But thanks to a time-tested technique called trigonometric parallax, a team of astronomers from the Max Planck Institute for Radio Astronomy (MPIfR) in Bonn, Germany, and the Harvard-Smithsonian Center for Astrophysics (CfA) were recently able o directly measure the distance to the opposite side of the Milky Way Galaxy. Aside from being an historic first, this feat has nearly doubled the previous record for distance measurements within our galaxy.

    The study which described this accomplishment, titled “Mapping Spiral Structure on the far side of the Milky Way“, recently appeared in the journal Science. Led by Alberto Sanna, a researcher from the Max Planck Institute for Radio Astronomy, the team consulted data from the National Radio Astronomy Observatory’s Very Long Baseline Array (VLBA) to determine the distance to a star-forming region on the other side of our galaxy.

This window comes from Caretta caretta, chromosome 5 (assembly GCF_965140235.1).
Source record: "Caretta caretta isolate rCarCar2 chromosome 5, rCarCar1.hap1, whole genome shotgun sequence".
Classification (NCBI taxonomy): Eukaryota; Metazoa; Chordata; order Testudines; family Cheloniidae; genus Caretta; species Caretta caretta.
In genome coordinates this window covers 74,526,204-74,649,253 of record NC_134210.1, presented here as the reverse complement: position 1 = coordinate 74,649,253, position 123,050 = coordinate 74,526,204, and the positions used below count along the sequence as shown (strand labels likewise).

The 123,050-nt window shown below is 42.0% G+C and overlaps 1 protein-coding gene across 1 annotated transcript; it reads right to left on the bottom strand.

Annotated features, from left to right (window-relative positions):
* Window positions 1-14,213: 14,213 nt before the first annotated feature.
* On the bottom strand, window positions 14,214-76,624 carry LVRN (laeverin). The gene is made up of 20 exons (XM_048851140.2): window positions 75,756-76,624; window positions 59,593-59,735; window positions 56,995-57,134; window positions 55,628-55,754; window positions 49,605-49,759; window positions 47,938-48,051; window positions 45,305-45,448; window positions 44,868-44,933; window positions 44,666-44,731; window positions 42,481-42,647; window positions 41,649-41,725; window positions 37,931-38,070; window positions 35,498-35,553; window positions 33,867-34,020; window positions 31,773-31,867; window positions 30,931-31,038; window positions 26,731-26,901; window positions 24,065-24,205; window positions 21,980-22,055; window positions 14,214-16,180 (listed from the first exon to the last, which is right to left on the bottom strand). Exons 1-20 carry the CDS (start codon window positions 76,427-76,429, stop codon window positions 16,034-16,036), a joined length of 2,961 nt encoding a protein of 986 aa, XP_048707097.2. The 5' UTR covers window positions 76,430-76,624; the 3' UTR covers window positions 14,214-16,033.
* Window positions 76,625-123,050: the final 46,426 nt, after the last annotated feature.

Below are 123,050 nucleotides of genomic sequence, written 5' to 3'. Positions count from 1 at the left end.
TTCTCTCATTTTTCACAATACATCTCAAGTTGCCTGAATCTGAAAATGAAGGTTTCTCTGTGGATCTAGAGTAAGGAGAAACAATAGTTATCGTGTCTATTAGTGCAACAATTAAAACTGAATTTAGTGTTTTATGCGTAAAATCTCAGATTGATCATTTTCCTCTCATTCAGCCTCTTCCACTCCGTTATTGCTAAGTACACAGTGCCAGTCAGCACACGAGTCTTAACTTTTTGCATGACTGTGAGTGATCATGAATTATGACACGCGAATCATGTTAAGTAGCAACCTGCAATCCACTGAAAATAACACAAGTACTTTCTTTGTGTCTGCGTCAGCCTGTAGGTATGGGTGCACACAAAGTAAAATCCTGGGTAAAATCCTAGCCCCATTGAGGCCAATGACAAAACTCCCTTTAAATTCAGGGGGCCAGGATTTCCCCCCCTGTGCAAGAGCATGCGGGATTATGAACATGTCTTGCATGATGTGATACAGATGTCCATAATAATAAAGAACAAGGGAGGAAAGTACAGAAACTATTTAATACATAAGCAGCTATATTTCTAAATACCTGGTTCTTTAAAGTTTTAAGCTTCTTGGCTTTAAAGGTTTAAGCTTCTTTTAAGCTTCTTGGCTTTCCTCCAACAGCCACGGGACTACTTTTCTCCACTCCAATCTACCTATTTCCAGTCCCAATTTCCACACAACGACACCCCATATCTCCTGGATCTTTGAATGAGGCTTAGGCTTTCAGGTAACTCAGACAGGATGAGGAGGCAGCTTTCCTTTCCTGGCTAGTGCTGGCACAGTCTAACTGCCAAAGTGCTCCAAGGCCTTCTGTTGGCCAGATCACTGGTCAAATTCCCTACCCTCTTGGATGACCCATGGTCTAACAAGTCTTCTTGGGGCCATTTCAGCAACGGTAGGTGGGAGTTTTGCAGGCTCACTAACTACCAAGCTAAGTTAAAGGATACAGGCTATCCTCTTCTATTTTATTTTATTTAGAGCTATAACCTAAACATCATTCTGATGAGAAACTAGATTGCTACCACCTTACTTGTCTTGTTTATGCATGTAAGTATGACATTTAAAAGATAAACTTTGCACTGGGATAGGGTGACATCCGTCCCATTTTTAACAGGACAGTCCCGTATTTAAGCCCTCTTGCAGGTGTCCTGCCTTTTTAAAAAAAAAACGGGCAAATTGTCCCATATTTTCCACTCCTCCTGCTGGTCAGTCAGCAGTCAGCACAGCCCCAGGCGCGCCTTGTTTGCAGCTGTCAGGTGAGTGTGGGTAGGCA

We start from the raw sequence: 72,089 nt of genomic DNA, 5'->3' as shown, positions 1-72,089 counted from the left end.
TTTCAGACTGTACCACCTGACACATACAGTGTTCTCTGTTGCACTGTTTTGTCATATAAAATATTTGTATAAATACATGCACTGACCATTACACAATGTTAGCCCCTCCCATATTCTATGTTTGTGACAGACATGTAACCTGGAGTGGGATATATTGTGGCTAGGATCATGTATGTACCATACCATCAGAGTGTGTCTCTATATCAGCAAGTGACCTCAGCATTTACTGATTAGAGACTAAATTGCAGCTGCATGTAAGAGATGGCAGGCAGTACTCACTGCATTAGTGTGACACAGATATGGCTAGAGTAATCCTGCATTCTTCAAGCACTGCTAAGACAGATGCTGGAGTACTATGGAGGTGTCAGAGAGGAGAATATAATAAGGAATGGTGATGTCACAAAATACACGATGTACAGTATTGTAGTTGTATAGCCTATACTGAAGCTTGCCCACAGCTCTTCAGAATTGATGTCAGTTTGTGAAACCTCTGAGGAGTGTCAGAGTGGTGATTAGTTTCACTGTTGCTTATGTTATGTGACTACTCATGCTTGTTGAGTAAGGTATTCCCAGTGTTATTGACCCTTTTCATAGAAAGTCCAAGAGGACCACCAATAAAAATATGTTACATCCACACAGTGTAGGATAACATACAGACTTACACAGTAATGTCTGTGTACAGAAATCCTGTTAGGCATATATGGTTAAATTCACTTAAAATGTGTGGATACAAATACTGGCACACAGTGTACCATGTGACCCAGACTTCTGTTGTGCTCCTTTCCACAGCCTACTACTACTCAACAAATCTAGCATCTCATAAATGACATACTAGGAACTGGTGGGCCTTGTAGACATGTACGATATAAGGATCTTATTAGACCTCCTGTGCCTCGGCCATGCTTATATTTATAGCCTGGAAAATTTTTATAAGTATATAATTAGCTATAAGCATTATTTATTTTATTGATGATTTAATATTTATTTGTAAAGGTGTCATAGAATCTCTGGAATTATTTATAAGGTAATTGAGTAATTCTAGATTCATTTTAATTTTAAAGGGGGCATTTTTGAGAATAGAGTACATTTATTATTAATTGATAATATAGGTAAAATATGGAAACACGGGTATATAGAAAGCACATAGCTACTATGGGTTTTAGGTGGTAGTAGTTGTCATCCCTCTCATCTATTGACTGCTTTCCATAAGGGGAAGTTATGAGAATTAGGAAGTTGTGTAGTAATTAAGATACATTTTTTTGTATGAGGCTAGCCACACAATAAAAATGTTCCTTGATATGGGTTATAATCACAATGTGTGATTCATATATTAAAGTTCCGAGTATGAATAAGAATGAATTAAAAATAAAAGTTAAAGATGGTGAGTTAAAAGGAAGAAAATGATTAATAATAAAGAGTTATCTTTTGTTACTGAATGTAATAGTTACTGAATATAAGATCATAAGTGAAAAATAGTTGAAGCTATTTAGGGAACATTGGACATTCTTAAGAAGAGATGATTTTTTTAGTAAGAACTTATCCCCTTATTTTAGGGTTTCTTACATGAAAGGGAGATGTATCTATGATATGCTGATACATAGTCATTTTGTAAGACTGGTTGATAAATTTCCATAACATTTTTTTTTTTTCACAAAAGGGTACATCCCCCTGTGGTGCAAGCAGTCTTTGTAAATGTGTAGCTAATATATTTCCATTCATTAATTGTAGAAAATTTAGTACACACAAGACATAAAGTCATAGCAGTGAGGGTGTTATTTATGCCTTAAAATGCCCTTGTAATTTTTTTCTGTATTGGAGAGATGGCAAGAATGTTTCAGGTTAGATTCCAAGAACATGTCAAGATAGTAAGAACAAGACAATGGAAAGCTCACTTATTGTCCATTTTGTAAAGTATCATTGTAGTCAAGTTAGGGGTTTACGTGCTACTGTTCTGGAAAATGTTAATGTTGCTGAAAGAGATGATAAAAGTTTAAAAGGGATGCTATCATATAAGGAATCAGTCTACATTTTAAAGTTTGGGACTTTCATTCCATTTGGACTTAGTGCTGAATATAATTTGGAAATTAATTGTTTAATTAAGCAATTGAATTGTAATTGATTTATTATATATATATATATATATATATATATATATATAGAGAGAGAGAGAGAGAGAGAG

NRAO VLBA


    NRAO/VLBA

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    Artist’s view of the Milky Way with the location of the Sun and the star forming region at the opposite side in the Scutum-Centaurus spiral arm. Credit: Bill Saxton, NRAO/AUI/NSF; Robert Hurt, NASA.

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  • richardmitnick 12:29 pm on October 26, 2017 Permalink | Reply
    Tags: , , , , , Universe Today, Water Worlds Don’t Stay Wet for Very Long   

    From Universe Today: “Water Worlds Don’t Stay Wet for Very Long” 

    universe-today

    Universe Today

    25 Oct , 2017
    Matt Williams

    1
    Artist’s depiction of a waterworld. A new study suggests that Earth is in a minority when it comes to planets, and that most habitable planets may be greater than 90% ocean. Credit: David A. Aguilar (CfA)